Contributions of 3D Printed Fracture Networks to Development of Flow and Transport Models

Anna Suzuki, James M. Minto, Noriaki Watanabe, Kewen Li, Roland N. Horne

Research output: Contribution to journalArticlepeer-review

1 Citation (Scopus)

Abstract

Conventional experiments using natural rock samples have trouble in observing rock structures and controlling fracture properties. Taking advantage of 3D printing technologies, a complex fracture network was made by using a 3D printer. This approach allowed us to control the properties of the fracture networks and to prepare identical geometries for both simulation and experiment. A tracer response curve from the flow experiment was obtained and compared with numerical simulations. The result of the computational fluid dynamics (CFD) simulation based on the Navier–Stokes equations was in good agreement with experimental result, which suggested that the results of experiment and the CFD simulation are reliable. On the other hand, comparison with an equivalent permeability model based on the cubic law showed a discrepancy from the experimental result. This validation approach enabled discussion of the limitation of the flow model. Because 3D printed fracture networks could reduce uncertainty between numerical simulation and laboratory experiment, they will be useful for understanding more detailed and more complicated phenomena in fracture networks.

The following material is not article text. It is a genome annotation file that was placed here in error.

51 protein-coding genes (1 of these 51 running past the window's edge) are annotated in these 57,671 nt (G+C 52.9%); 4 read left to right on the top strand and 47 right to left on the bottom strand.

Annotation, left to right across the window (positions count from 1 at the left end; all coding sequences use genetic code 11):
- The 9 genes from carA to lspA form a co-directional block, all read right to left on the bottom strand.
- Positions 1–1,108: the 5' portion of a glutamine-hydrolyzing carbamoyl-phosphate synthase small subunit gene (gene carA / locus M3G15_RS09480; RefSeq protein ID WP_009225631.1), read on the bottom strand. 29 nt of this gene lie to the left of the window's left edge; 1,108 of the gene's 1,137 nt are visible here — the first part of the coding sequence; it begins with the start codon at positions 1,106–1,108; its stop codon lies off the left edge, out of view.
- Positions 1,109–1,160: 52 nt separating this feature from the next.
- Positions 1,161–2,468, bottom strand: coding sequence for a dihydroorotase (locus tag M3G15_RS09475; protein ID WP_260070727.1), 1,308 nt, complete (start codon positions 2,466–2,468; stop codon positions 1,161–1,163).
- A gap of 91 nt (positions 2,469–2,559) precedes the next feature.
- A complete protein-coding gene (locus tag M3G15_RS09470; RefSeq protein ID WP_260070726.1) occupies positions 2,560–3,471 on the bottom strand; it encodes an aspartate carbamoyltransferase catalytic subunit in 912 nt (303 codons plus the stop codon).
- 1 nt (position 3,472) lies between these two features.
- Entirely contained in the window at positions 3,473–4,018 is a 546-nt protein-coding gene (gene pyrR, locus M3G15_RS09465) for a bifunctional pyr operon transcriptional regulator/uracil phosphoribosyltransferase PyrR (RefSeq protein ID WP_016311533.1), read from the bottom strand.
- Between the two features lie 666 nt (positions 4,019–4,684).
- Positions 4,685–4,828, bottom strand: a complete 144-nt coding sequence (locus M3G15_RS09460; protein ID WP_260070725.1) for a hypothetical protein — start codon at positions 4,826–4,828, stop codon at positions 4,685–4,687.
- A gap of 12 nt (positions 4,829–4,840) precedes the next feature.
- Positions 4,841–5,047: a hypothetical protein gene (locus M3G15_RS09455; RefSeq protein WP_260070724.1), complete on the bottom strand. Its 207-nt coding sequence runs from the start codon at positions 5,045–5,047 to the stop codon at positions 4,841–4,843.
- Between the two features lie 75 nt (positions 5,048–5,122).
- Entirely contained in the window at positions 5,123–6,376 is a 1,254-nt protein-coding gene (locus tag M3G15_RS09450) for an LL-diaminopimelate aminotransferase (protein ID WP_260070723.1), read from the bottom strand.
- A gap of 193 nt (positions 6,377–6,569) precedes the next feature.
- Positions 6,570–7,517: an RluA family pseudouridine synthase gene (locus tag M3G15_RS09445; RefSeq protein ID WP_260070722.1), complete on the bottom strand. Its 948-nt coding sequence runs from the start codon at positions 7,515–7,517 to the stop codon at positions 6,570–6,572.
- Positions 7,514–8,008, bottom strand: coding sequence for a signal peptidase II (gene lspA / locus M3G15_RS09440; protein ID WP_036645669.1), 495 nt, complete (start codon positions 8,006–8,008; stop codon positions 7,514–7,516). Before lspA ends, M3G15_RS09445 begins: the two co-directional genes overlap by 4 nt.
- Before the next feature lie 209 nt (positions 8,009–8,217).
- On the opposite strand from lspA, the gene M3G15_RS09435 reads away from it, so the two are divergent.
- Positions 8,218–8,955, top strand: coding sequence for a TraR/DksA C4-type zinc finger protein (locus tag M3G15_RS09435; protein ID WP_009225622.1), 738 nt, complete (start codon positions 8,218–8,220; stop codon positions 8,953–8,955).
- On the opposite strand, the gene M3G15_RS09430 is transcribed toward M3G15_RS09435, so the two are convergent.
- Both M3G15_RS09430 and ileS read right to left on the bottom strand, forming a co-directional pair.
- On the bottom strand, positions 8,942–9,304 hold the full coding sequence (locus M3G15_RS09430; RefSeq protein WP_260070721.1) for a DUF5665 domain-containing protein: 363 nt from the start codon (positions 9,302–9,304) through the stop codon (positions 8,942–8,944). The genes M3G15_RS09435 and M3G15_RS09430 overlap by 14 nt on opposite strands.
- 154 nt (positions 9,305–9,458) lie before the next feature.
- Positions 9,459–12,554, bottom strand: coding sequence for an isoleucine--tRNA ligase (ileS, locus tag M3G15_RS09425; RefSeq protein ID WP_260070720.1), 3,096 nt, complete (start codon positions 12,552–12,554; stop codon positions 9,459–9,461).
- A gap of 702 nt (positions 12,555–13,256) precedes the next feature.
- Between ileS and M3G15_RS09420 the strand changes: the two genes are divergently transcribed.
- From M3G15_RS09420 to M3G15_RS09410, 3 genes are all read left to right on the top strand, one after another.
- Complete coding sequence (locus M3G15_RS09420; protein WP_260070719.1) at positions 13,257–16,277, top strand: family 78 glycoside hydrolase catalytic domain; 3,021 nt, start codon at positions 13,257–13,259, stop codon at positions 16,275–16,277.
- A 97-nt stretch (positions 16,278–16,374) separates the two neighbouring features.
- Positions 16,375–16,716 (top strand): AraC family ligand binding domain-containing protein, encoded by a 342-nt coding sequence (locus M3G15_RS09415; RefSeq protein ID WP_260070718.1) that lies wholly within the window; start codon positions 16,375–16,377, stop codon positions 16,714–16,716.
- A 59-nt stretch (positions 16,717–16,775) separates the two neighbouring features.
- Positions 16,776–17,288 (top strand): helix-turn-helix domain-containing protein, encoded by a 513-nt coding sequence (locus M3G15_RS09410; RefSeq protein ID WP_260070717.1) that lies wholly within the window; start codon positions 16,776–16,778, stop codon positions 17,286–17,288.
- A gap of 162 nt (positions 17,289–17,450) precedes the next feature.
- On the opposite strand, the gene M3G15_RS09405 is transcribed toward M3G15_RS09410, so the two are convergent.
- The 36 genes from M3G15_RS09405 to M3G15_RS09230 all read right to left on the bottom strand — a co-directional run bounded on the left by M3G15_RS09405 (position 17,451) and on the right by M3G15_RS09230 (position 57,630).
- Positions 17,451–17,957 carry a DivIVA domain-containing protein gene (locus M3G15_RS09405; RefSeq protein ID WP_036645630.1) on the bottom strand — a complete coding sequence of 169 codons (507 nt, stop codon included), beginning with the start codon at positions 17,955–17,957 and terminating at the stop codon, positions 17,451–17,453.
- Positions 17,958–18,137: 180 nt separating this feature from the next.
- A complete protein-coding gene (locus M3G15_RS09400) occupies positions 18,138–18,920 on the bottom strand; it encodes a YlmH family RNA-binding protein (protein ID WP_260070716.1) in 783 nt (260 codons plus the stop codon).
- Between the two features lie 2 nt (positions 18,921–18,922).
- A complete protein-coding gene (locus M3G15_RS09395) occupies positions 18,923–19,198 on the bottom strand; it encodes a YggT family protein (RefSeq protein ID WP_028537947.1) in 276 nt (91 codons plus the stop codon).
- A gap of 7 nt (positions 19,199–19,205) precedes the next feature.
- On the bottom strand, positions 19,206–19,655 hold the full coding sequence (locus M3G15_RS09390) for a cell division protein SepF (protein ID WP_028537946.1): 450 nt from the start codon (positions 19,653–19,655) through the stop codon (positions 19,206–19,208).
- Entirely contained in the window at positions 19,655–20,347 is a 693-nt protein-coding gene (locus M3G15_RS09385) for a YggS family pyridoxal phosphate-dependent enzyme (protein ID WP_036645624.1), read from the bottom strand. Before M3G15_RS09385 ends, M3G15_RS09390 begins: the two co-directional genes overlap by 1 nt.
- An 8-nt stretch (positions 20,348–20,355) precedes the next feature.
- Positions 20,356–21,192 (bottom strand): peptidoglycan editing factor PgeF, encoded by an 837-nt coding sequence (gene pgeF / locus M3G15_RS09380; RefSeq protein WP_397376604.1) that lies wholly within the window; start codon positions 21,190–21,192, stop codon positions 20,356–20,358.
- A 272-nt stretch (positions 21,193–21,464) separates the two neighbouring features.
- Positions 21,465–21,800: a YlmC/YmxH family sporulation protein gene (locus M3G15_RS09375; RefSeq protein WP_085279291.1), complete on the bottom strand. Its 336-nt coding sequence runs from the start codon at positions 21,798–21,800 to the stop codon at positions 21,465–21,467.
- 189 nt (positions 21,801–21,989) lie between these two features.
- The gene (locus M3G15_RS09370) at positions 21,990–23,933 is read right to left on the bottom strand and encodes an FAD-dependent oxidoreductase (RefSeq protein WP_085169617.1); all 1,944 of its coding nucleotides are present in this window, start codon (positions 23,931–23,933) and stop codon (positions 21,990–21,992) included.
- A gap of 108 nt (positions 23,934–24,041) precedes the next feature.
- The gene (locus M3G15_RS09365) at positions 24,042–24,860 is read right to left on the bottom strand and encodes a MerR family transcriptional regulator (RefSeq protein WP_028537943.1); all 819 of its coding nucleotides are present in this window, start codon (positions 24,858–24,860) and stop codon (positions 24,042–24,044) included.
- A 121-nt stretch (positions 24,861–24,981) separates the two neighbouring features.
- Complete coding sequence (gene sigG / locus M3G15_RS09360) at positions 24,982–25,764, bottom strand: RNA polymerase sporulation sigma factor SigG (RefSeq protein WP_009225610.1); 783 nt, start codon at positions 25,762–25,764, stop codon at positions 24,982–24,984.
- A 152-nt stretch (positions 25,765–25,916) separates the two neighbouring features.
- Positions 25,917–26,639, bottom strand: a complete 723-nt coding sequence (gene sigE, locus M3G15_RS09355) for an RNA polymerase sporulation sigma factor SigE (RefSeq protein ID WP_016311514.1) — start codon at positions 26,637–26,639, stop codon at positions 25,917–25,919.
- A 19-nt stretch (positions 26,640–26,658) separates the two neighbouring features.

Original languageEnglish
Pages (from-to)485-500
Number of pages16
JournalTransport in Porous Media
Volume129
Issue number2
DOIs
Publication statusPublished - 2019 Sep 15

Keywords

  • CFD
  • Equivalent permeability
  • Fracture network
  • Tracer experiment

ASJC Scopus subject areas

  • Catalysis
  • Chemical Engineering(all)

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